Hoping for the Next Google, State Will Help Pay Rent of Startups and Tech Firms

Keen to make New Jersey hospitable to new cutting-edge businesses, governor announces modest incentives he says could be beefed up if they deliver results

Credit: Edwin J. Torres/NJ Govern
Gov. Phil Murphy at launch of new incentives for startups and tech firms in Princeton yesterday
Gov. Phil Murphy’s administration is launching a new economic-development program to encourage startups and tech firms to grow their companies at one of New Jersey’s small-business incubators or accelerators.

The state will subsidize up to six months’ worth of rent for participating firms under the new program, which will be administered by the state Economic Development Authority through an initial investment of $500,000.

The idea is to help the startups take advantage of resources that are provided by business incubators and other collaborative workspaces while freeing up more of their own funds for research and other activities that could help the firms become successful, said Murphy as he announced the initiative during an event in Princeton yesterday.

“We have everything right here to dominate the innovation economy,” Murphy said. “We’ve led this space before, and through these programs, we will again.”

The state also recently overhauled its research-and-development tax credit, a policy change that will complement the new rent-assistance program for startups, he said. The two initiatives drew immediate praise from leaders in New Jersey’s startup and tech community.

“We have a governor who gets it,” said Debbie Hart, president and chief executive of the group BioNJ.

More bang for NJ’s buck in startups?

The most recent state unemployment figures indicate New Jersey continues to exceed the national jobless average, with unemployment here at 4.3 percent compared to 4 percent nationally. Murphy, a first-term Democrat, has identified the innovation and tech sector as an area that is ripe for growth.

The governor has also frequently pointed to a study of the state’s economic-development potential and tax-incentive programs that was released last year by the global consulting firm McKinsey & Co. That study suggested New Jersey could get more bang for its buck by doing more to support startup firms instead of giving lucrative tax breaks to more established companies that have already undergone much of their growth.

Earlier this year, a nonpartisan task force led by Hart also reviewed ways the state could better support the biotechnology industry, recommending a new approach to tax incentives and subsidies as part of the review.

Under the program announced yesterday, a startup firm could qualify for grants that would cover the rent at an incubator or accelerator for periods of two, four and six months, with the maximum grant capped at $15,000. But bonus support would also be available if the workspace is new, if it is located in a newly designated federal “opportunity zone” – there are 169 such districts in New Jersey – or if it is affiliated with a hospital system or university.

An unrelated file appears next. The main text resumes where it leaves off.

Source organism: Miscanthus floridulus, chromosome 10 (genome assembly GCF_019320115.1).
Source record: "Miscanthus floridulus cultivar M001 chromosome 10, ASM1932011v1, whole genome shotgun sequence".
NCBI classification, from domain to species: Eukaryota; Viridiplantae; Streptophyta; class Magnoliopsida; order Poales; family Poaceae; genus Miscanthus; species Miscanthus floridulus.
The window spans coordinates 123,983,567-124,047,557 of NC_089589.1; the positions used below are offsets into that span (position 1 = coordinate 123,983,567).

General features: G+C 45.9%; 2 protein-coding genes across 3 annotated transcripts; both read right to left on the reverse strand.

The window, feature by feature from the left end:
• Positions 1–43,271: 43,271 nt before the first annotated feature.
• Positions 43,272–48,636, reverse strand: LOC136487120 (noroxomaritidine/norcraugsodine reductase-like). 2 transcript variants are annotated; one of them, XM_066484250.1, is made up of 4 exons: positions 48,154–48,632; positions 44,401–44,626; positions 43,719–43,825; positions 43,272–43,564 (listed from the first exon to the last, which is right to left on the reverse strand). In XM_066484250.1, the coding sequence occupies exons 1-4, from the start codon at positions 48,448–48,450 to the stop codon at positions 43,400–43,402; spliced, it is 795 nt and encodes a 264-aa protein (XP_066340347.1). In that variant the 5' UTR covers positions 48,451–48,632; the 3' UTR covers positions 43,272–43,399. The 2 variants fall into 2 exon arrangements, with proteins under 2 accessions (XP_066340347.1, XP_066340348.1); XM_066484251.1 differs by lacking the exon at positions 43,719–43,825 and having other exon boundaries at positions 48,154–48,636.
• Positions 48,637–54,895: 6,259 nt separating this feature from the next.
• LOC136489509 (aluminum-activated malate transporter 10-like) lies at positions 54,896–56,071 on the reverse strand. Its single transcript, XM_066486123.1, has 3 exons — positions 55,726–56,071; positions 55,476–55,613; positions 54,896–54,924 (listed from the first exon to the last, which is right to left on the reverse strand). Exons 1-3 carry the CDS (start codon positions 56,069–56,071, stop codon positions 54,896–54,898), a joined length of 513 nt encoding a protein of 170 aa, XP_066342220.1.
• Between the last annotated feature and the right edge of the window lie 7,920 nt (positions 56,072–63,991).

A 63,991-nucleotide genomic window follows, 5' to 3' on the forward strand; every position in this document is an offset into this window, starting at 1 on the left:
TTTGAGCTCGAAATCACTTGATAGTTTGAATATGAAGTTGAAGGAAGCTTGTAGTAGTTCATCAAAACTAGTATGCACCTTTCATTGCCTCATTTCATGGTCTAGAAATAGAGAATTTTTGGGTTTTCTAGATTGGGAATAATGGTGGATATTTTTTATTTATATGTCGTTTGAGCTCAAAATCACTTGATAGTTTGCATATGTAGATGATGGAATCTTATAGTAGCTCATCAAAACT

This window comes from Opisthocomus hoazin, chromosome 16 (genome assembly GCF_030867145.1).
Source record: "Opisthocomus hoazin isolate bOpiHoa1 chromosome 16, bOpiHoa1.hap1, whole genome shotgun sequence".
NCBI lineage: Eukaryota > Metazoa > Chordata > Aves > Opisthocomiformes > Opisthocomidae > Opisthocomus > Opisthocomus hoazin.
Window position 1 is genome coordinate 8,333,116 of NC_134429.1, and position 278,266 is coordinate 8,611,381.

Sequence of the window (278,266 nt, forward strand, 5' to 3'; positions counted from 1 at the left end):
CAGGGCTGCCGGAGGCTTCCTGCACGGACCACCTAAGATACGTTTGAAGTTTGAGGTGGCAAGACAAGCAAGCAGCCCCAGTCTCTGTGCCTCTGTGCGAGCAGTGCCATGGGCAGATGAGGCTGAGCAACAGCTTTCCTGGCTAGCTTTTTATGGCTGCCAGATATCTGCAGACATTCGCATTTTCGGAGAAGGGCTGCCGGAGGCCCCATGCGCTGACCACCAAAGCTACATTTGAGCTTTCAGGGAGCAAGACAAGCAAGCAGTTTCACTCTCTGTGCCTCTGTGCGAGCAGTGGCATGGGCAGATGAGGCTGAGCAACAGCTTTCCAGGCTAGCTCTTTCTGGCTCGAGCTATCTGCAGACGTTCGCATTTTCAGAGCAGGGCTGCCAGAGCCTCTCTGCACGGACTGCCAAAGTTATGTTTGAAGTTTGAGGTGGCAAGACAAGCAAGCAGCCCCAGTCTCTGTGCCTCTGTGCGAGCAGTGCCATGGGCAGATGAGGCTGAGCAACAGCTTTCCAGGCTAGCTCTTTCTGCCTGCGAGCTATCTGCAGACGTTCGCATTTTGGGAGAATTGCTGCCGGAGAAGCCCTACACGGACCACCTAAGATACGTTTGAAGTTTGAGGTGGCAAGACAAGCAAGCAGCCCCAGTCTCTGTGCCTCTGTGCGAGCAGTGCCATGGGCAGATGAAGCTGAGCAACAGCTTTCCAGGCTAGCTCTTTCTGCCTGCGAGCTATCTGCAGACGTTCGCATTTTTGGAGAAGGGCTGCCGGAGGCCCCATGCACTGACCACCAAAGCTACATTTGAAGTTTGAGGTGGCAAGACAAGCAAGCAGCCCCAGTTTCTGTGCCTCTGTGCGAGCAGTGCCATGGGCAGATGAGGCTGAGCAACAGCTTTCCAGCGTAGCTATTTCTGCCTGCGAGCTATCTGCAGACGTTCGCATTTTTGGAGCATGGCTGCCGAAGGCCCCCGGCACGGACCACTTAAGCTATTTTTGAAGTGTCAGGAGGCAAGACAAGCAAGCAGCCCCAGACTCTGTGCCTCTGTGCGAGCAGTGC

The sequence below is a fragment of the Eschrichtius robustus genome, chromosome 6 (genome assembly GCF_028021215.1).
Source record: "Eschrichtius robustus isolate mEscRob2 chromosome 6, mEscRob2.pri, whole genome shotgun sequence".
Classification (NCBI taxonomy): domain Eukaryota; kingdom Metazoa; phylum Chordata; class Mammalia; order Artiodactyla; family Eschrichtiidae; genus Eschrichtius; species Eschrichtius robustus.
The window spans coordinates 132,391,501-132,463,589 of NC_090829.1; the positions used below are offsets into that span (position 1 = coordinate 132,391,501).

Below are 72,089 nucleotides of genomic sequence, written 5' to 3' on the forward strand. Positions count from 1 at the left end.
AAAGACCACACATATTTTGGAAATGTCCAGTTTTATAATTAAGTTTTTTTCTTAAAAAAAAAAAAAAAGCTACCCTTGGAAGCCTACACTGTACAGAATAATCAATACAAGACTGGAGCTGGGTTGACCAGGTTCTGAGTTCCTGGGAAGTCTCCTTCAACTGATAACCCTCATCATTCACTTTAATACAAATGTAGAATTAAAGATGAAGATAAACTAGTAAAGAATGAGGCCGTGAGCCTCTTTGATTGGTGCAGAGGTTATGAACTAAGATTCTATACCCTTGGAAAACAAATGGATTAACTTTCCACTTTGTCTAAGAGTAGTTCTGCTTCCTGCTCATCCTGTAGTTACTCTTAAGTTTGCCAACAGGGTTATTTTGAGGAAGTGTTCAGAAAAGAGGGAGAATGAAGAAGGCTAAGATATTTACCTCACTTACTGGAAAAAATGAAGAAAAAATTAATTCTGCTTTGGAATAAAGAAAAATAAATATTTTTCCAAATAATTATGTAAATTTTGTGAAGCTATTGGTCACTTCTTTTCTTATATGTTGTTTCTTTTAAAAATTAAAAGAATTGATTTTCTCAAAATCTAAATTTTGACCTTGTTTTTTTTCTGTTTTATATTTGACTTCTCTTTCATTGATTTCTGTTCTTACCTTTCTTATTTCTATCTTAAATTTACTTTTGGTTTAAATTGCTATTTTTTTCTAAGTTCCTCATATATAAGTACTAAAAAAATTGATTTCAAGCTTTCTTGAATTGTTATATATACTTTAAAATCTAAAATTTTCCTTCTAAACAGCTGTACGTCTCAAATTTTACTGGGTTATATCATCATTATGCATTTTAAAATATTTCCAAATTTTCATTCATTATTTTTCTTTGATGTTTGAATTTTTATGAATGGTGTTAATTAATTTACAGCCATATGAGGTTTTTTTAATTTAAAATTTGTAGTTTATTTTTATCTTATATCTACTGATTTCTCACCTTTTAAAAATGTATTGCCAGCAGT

Small-business accelerators, incubators and other collaborative workspaces typically help startups grow by providing them with office space, but also mentoring, access to financing and other supports. New Jersey currently has 29 incubators, seven accelerators, and 31 coworking facilities, and companies generally have a higher success rate when they start out in such places, according to Murphy’s office.

‘Stronger and fairer economy’

Tim Sullivan, the EDA’s chief executive officer, said the new rent-assistance program for startups would help develop New Jersey’s “entrepreneurial ecosystem,” as the state works to create the “stronger and fairer economy” envisioned by Murphy.

“The benefits of collaborative workspaces are clear for young startups, but capital constraints often serve as an obstacle, with entrepreneurs investing their limited resources to optimize research and product development efforts instead of paying rent,” Sullivan said.

At $500,000, the state’s initial investment in the rent program is small considering the annual state budget totals $37.4 billion and the state has also provided economic-development tax-incentives worth more than $5 billion since 2013. Murphy said yesterday that his administration would be taking a “moneyball” approach to the initiative, meaning it could increase funding if the early returns are promising. He also said small efforts can sometimes generate big results, pointing to Amazon and Google as examples of companies that started out as modest tech firms.

“These can actually end up birthing big companies that employ thousands of people, and that’s our hope,” Murphy said.

Changes to R&D tax credits

The governor also highlighted changes that were recently made to a program that provides New Jersey businesses with tax credits for research and development. Created in 1992 — before many of the technological breakthroughs that now shape the economy had been invented — the changes to the tax-credit program included updating and expanding the list of research activities that qualify for the tax credit, and allowing companies to qualify for larger credits, according to Murphy’s office.

The R&D tax credit is typically counted against a firm’s state corporate-business tax liability, and New Jersey provided roughly 200 companies with credits worth an estimated $80 million during the last fiscal year.
“It’s going to go up (as a result of the policy changes),” Murphy said. “We’re sure of that.”

Anne-Marie Maman, president of the New Jersey Business Innovation Network, praised the initiatives, saying it used to be that the leaders of a startup firm would have to go to a neighboring state like Pennsylvania to find a nurturing environment for their businesses.

“You shouldn’t have to leave home to follow your passion,” Maman said.

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